Friedman: The flattening. We were so busy with 9/11 that we all missed it in this country–the administration did. We shifted resources, we shifted attention, and we shifted our energy. The idea crystallized during my last interview in India with Nandan Nilekani, an old friend who is the CEO of Infosys. Infosys is like the IBM of India, one of the gems of the Indian IT industry. He said to me, “Tom, I’ve got to tell you, the playing field is being leveled, and you Americans are not ready.” He explained how technology has leveled the playing field so that India can participate in the world economy as easily as the United States does. So can China. And now Egypt has a call center for Microsoft. Nandan said that this change is the great achievement of the 21st century. I didn’t completely understand it, but I knew that I had missed something and my framework badly needed updating. Back at my hotel I called my wife and told her, “Honey, I’m going to write a book called The World Is Flat.” I took three months off from my column before the election to do so.
Playboy: For 10 years, since Netscape went public and use of the Internet began to increase, we have been hearing that IT is going to change the world by leveling the playing field. Why is this different?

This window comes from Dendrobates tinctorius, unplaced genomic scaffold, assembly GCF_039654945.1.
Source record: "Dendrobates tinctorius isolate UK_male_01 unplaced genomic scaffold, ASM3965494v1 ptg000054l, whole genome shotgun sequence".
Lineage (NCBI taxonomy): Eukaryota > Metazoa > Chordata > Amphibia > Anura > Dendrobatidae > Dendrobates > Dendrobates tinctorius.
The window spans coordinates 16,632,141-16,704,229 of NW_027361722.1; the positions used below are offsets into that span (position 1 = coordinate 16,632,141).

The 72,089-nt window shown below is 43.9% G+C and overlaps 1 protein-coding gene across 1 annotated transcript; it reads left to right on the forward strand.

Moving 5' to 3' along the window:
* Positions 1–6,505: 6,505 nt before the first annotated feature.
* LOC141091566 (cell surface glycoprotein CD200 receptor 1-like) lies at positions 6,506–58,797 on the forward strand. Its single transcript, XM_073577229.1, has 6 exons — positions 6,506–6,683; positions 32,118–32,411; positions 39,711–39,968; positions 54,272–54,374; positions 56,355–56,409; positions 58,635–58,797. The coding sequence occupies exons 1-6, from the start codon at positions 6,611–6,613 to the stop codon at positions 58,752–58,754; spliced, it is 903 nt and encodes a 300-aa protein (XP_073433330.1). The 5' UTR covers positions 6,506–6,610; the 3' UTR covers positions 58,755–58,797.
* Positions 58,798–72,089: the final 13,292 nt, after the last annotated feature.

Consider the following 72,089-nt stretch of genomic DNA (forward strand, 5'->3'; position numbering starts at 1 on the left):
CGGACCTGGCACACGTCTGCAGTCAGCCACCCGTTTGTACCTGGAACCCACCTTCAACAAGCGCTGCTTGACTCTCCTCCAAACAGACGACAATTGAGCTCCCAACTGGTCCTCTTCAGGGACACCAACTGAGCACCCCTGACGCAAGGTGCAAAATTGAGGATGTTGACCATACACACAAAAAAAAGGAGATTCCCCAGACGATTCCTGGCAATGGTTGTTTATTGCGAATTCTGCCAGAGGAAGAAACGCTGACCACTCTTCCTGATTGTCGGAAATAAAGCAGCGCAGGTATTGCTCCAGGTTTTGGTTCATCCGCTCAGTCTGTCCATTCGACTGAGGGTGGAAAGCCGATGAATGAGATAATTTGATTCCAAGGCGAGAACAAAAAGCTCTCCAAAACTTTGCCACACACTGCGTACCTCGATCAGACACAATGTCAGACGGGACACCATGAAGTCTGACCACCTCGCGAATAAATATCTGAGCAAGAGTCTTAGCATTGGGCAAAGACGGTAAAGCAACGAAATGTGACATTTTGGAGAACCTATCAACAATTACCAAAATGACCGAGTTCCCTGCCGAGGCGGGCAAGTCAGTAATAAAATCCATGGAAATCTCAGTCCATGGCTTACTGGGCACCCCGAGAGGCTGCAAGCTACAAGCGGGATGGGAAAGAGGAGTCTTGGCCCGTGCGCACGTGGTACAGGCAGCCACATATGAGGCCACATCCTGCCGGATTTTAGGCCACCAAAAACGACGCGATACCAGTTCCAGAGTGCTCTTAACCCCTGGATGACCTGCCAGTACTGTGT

Friedman: A difference of degree becomes a difference of kind. Carly Fiorina, formerly of Hewlett-Packard, nailed it. She said that the IT revolution of the past 20 years was “the end of the beginning.” That is, everything we called the IT revolution–sorry, friends–was just the warm-up act. It was about the sharpening and distribution of the tools of collaboration so that people and companies could seamlessly collaborate across the globe. It’s why they can do my taxes or trace my luggage in India. Now we are going to see the real IT revolution. The Internet boom brought in huge investment. All that money was used to quickly build the global high-bandwidth Internet. Then after the bust, people’s capital shrank, and they had to look for cheaper and more efficient ways to innovate. Because the world is flat, they could go to India and China and other places to do whatever needed to be done cheaply and efficiently. So globalization was turbocharged. The bust also caused the big companies to pull back, opening the door for small companies around the world to take advantage of the highbandwidth pipelines. An Indian start-up could compete with an American giant.
Playboy: Why did we miss that?
Friedman: Our heads were in the sand because of a perfect storm. We were focusing on the war on terrorism and nothing else. And let’s be honest, it was a good political gig for the Bush administration. Number two, Enron made CEOs guilty until proven innocent. As a result, none of them wanted to talk out loud about what was going on. None of them wanted to ask for anything they needed to compete and collaborate effectively in this flat world. Believe it or not, after Enron, the Bush administration, which to all of us seemed slavishly pro-business, didn’t want to be seen with the CEOs of the most important companies. Then came the dot-com bust, and people assumed it was all over. As a result of the perfect storm, exactly at the inflection point, it was like when Gutenberg gave us the printing press. We were off fighting some medieval war with the knights in shining armor.
Playboy: With what implications? Isn’t America still well ahead of other countries in terms of technology and access to information?